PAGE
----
Published by the Students of Johns Hopkins since 1896
May 26, 2020

Finding my unique place in the Coronavirus outbreak

By JASON HELFER | March 28, 2020

Like most people, I have had a lot of time to think and reflect lately. One theme keeps coming back to me. What will the world be like after the coronavirus (COVID-19) pandemic is over? Tragedies and national emergencies do change the nation, the world and the way we live. The ending of World War II led to the Cold War and an arms race between the U.S. and the Soviet Union. The wars in Iraq and Afghanistan were a direct effect of 9/11. Going to the airport has never been fun, but 9/11 created the need for the TSA, and we’ve been removing our shoes and tossing bottled water at the airport ever since. 

The virus has hit Italy particularly hard, and the country now has more COVID-19 deaths than even China. Italy is famous for its bustling plazas and café culture, not for its people quietly sitting in their homes alone.

Will tourists once again flock to big cities with their restaurants, theaters and museums? Will Americans stop hoarding toilet paper, tissues and hand sanitizer? These are just a few of the things that have changed since COVID-19 emerged. Will national borders across Europe reopen? Who will be the NCAA, NBA and NHL champions this year? Will there be simply an asterisk in the record books? The 2020 games in Tokyo have been postponed. While disappointing to fans, this is economically crushing to Japan who has invested in stadiums, arenas and other infrastructure. For many athletes, this was a once in a lifetime opportunity to compete in a sport for their country. 

Even in my community I have seen how life has changed. My local Barnes and Noble started placing seats and tables eight feet apart before finally closing their doors. 

COVID-19 is understandably having an effect on the 2020 presidential race. Will President Donald Trump’s response to the outbreak hurt his chances at the ballot box, or will Americans not want to change leaders during a national emergency. Former Vice President Joe Biden is trying to capitalize on Trump’s response by showing how he would have handled the crisis differently. 

Like other viral outbreaks and pandemics, the coronavirus outbreak will eventually end. Testing, social distancing and anti-viral drugs should eventually stop the spread and resulting deaths. How long this will take is up to state governments and the federal government. More testing kits and sites are needed. Social distancing has been spotty at best up to now.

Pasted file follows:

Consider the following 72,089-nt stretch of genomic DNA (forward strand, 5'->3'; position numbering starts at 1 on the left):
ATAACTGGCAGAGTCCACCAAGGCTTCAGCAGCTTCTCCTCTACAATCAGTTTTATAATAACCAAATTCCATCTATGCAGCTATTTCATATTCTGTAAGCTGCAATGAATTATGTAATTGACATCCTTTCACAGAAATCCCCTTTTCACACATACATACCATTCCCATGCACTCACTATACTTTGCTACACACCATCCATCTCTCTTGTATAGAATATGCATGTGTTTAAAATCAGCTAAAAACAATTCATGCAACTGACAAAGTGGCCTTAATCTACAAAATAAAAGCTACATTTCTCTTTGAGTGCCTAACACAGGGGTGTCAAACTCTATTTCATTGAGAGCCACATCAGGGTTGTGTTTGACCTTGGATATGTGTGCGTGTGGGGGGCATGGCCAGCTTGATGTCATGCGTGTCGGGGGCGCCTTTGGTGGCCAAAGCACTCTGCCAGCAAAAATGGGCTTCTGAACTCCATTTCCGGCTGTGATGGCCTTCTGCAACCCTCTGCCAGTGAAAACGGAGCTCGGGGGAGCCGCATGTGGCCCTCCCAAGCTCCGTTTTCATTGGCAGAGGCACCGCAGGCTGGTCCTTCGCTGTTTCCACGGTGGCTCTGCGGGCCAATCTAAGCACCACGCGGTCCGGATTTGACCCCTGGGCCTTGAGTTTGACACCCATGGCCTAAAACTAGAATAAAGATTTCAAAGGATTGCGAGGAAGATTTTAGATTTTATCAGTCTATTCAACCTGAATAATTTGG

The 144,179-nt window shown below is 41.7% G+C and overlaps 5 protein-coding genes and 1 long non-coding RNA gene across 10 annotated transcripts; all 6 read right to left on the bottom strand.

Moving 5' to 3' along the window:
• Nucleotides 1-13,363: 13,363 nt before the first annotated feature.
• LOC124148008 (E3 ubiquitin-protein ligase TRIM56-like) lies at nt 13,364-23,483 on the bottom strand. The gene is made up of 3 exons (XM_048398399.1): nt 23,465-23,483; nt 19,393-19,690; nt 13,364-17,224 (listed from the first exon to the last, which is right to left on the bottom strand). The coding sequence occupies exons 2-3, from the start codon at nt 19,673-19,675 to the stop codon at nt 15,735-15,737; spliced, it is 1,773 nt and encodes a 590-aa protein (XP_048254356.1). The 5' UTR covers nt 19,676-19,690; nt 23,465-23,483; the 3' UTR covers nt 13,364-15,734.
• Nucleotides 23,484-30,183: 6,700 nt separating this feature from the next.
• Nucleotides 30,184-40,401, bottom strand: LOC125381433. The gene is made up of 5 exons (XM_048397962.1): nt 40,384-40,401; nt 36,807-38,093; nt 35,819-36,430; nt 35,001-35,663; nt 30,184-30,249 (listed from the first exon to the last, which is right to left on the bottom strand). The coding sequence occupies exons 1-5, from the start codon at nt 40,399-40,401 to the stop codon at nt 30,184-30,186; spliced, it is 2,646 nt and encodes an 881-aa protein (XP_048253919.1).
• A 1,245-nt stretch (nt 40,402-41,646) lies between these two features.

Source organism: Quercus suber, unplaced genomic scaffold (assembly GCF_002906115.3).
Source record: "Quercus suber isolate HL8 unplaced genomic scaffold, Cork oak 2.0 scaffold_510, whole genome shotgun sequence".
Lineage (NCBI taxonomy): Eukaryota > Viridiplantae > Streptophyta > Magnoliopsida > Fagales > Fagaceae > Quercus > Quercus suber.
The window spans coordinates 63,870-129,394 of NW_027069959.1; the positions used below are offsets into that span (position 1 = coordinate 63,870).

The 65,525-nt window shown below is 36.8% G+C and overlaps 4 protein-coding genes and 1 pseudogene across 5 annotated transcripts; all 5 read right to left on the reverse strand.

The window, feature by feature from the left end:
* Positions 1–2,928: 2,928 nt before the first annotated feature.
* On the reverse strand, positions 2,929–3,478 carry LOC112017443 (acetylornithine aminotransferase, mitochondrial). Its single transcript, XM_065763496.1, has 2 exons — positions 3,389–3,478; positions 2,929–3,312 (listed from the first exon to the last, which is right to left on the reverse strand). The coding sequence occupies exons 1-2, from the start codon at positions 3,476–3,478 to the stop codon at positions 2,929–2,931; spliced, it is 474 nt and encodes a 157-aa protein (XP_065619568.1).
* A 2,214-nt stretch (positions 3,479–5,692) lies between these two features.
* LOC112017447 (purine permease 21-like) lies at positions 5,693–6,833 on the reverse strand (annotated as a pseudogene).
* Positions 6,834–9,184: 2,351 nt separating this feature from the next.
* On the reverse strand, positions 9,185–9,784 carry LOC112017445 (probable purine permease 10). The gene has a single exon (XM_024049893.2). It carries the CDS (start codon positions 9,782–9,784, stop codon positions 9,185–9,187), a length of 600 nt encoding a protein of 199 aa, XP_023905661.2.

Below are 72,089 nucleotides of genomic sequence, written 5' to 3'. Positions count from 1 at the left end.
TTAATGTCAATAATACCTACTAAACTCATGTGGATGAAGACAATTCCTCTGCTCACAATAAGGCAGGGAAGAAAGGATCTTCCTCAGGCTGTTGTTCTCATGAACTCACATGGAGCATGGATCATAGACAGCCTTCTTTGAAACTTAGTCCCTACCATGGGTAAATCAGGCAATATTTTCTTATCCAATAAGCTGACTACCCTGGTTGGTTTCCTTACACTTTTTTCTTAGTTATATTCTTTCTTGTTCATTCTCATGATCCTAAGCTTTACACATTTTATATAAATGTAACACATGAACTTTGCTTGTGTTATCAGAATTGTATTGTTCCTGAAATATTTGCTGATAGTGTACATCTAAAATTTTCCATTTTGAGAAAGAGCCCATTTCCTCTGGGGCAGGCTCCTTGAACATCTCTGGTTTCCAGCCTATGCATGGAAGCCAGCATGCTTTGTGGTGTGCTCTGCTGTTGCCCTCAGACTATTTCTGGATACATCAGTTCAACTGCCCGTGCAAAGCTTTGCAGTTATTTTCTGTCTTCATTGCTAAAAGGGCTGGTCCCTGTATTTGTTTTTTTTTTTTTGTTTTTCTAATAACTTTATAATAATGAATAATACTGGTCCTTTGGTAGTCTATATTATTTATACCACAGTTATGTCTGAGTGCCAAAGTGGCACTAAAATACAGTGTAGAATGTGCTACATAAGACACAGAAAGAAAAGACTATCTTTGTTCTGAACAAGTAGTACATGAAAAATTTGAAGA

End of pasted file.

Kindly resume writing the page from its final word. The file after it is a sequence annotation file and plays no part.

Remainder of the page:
I have a unique situation because I’m in the Army. I am supposed to move this summer for the final time before my retirement. By the time the quarantine ends, we are likely moving or preparing to move. My son has likely played his last soccer game with his friends at school while my other son will have few opportunities to ride his horse at his weekly lessons.

Across America, high schools and colleges are canceling graduations. My daughter has worked 12 years for the opportunity to finally walk across the graduation stage. There is a possibility that this will no longer be the case. There will be no goodbyes to favorite teachers and friends. The expensive prom dress that we bought her: likely not being used anytime soon. 

Today’s technology has at least softened the blow from our forced social distancing. Apps like Facebook, Instagram, Snapchat and Skype have helped keep us connected. With Amazon, Netflix and Hulu, we are able to catch up on shows and movies that we’ve been meaning to watch. Will we as a society revert back to theaters, arenas and restaurants when this crisis is finally over? People are often creatures of habit. Our collective habits can change over time. We’re realizing how many activities can be conducted in a virtual environment. Do we need offices with a large carbon footprint when we can work from our living room and home office? Will Sunday mass become something that people do through apps like Zoom? 

In my short 41 years I have already seen our society become slightly more introverted. Within homes, you often see six or more people on different electronic devices. Go to any Major League Baseball game, and you’ll see countless fans staring at their phones rather than the action on the field. DoorDash and Grubhub have eliminated the need to dress up, make a reservation and eat at an actual restaurant. While cozy nights alone at home are necessary once in a while, they can be isolating when they’re too often.

The COVID-19 pandemic has already exposed cracks in our society. I see scores of young people playing basketball in parks that have yet to be closed, while other people wave warily at you, not wanting to get too close. For the first time in my life, I’m witnessing competitiveness at the grocery store. “You snooze, you lose” is real nowadays.

Generational divides are also being exposed. Older people are experiencing the brunt of this deadly virus. Younger people are gathering together, despite the evidence that they will infect scores of older people eventually. Somewhere in the middle are people in their thirties, forties and fifties who are trying to occupy small kids at home and effectively deal with their teens’ need for socialization and safety. With many schools across the country closing for the year, parents are learning how to become teachers themselves. 

I, for one, am tired of looking at my phone. There are only so many COVID-19 memes to look at. Will we as a society begin reading more printed books again, or will this pandemic and its changes simply be an anomaly? 

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